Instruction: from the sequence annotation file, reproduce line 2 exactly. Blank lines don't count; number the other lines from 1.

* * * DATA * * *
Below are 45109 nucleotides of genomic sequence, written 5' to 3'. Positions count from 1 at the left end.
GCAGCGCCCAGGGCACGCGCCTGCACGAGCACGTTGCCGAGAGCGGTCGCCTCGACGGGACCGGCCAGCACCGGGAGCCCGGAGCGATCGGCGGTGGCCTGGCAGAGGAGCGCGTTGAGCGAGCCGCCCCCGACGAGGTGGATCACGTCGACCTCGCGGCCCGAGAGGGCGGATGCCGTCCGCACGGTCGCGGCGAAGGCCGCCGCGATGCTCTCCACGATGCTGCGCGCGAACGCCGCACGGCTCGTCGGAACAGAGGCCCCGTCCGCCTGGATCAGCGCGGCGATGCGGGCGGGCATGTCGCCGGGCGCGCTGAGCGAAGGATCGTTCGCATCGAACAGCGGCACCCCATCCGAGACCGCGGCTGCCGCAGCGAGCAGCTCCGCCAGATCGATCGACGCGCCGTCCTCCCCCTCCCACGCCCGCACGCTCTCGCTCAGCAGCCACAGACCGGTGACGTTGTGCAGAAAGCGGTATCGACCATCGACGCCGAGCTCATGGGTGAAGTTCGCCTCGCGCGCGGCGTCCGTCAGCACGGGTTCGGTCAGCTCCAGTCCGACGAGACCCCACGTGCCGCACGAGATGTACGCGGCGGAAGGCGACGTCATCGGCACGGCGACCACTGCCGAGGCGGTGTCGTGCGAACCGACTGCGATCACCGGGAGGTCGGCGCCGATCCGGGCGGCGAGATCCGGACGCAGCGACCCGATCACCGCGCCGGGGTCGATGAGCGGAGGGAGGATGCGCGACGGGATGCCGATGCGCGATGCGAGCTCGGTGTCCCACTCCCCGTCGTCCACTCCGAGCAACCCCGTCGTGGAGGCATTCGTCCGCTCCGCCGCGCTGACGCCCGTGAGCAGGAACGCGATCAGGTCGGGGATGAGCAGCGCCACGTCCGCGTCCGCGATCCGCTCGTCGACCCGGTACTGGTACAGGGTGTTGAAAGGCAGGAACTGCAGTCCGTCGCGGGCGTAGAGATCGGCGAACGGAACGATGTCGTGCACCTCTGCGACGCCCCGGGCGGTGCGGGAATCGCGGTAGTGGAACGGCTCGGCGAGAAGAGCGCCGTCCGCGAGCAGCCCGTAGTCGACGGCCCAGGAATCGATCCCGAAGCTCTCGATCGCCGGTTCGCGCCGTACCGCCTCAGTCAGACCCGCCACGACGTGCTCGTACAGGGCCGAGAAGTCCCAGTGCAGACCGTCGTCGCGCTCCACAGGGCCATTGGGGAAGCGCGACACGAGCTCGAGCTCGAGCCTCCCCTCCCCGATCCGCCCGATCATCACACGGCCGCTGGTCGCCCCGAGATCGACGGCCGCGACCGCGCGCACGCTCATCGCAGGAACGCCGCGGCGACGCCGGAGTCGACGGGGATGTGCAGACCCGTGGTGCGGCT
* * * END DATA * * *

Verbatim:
GCAGCGCCCAGGGCACGCGCCTGCACGAGCACGTTGCCGAGAGCGGTCGCCTCGACGGGACCGGCCAGCACCGGGAGCCCGGAGCGATCGGCGGTGGCCTGGCAGAGGAGCGCGTTGAGCGAGCCGCCCCCGACGAGGTGGATCACGTCGACCTCGCGGCCCGAGAGGGCGGATGCCGTCCGCACGGTCGCGGCGAAGGCCGCCGCGATGCTCTCCACGATGCTGCGCGCGAACGCCGCACGGCTCGTCGGAACAGAGGCCCCGTCCGCCTGGATCAGCGCGGCGATGCGGGCGGGCATGTCGCCGGGCGCGCTGAGCGAAGGATCGTTCGCATCGAACAGCGGCACCCCATCCGAGACCGCGGCTGCCGCAGCGAGCAGCTCCGCCAGATCGATCGACGCGCCGTCCTCCCCCTCCCACGCCCGCACGCTCTCGCTCAGCAGCCACAGACCGGTGACGTTGTGCAGAAAGCGGTATCGACCATCGACGCCGAGCTCATGGGTGAAGTTCGCCTCGCGCGCGGCGTCCGTCAGCACGGGTTCGGTCAGCTCCAGTCCGACGAGACCCCACGTGCCGCACGAGATGTACGCGGCGGAAGGCGACGTCATCGGCACGGCGACCACTGCCGAGGCGGTGTCGTGCGAACCGACTGCGATCACCGGGAGGTCGGCGCCGATCCGGGCGGCGAGATCCGGACGCAGCGACCCGATCACCGCGCCGGGGTCGATGAGCGGAGGGAGGATGCGCGACGGGATGCCGATGCGCGATGCGAGCTCGGTGTCCCACTCCCCGTCGTCCACTCCGAGCAACCCCGTCGTGGAGGCATTCGTCCGCTCCGCCGCGCTGACGCCCGTGAGCAGGAACGCGATCAGGTCGGGGATGAGCAGCGCCACGTCCGCGTCCGCGATCCGCTCGTCGACCCGGTACTGGTACAGGGTGTTGAAAGGCAGGAACTGCAGTCCGTCGCGGGCGTAGAGATCGGCGAACGGAACGATGTCGTGCACCTCTGCGACGCCCCGGGCGGTGCGGGAATCGCGGTAGTGGAACGGCTCGGCGAGAAGAGCGCCGTCCGCGAGCAGCCCGTAGTCGACGGCCCAGGAATCGATCCCGAAGCTCTCGATCGCCGGTTCGCGCCGTACCGCCTCAGTCAGACCCGCCACGACGTGCTCGTACAGGGCCGAGAAGTCCCAGTGCAGACCGTCGTCGCGCTCCACAGGGCCATTGGGGAAGCGCGACACGAGCTCGAGCTCGAGCCTCCCCTCCCCGATCCGCCCGATCATCACACGGCCGCTGGTCGCCCCGAGATCGACGGCCGCGACCGCGCGCACGCTCATCGCAGGAACGCCGCGGCGACGCCGGAGTCGACGGGGATGTGCAGACCCGTGGTGCGGCT